13. Line 58 — we are moving left and we spot letter “A” — we simply move on.
  14. Line 59 — the same for letter “B”.

Ok, this is our transition function. Now let’s move to implementation.

In line 62 we specify that we will have at most 12 iterations — this should be enough for specified case. This value should be tuned to be high enough to make sure that our algorithm stop (you need to solve the halting problem on your own).

In line 65 we execute our machine. In line 67 we add dummy goal, next we solve the problem, and finally we check the status of our machine. We simply print whether the final state signals failure or success.

Machine implementation

We have our problem defined, let’s now examine machine implementation.

In line 82 we start a loop. We will spin at most maxIterations times. We simply emulate whole machine.

In line 84 we extract symbol using ArrayGet operation defined in previous post of this series.

Next, we want to find matching rule in transition function. Since we have non-deterministic Turing machine, we start with defining temporary variable (line 85) whether we already matched anything in this loop iteration, or in other words, whether we already made a choice. Having correct transition table would be perfect, however, we probably cannot assume that one provided by the user is absolutely correct, thus in line 86 we define another variable stating whether we had any potentially matching rule.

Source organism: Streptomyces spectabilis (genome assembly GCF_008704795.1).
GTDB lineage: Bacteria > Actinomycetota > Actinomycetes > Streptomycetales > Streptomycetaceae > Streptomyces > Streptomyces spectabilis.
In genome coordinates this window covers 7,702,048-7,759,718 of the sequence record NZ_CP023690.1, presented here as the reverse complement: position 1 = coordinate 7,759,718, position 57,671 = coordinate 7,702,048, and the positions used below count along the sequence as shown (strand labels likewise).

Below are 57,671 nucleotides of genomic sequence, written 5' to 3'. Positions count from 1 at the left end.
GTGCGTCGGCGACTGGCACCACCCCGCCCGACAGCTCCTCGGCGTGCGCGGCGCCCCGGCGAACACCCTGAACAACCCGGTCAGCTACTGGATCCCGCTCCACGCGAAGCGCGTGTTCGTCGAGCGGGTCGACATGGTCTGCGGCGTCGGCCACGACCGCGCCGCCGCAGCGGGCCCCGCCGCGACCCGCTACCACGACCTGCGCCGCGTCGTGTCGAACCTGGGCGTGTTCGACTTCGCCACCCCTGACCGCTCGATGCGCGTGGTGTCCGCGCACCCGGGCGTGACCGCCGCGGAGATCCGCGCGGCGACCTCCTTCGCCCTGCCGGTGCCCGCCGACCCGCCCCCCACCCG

Loop 87-109 iterates through all rules in the transition table.

In lines 89-92 we check whether we can follow current rule or not. We compare current state and symbol with these specified in transition table. We also check whether isMatch is not true which would mean that we already chose different rule.

Next, in line 94 we remember if any rule matched. If isMatch is true, we deduce that we had at least one matching rule in transition table.

Next, in line 95 we make a choice whether we use this rule or not. We simply create boolean flag and leave the rest to the solver — it will decide. This is the non-deterministic part.

In line 96 we update our isMatch indicator — we take solver’s decision into account.

In line 97 we update state, whether we chose any rule in this machine state with given symbol.

It is worth noting here that if we remove lines 95-96, we end up with deterministic Turing machine!

Lines 99-110 simply update machine variables. In line 99 we change state only if we use current rule. In lines 101-107 we update symbol on a tape. Next, in line 110 we move to the left or to the right, depending on the chosen rule.

Finally, in line 112 we add final constraint — we require that if we had any potential match for given symbol and state, we follow one matching rule.


We started our adventure long time ago. We saw how to implement binary logic, how to multiply variables and perform other arithmetic operations. We implemented multiple riddles and solved various problems using ILP. We implemented imperative constructs, sorted numbers, compared vectors. We created imperative data structure. Today we see that we can simulate non-deterministic Turing machine. It is slow, it uses lots of variables, it has multiple constraints on variables’ values and allowed operations. But it is possible. If we could utilize infinite memory and have very long time, we could in theory represent any finite algorithm using this approach. Is it useful? Probably not. Is it interesting? Well, since you have reached so far…

In next part we are going to solve Rubik’s cube.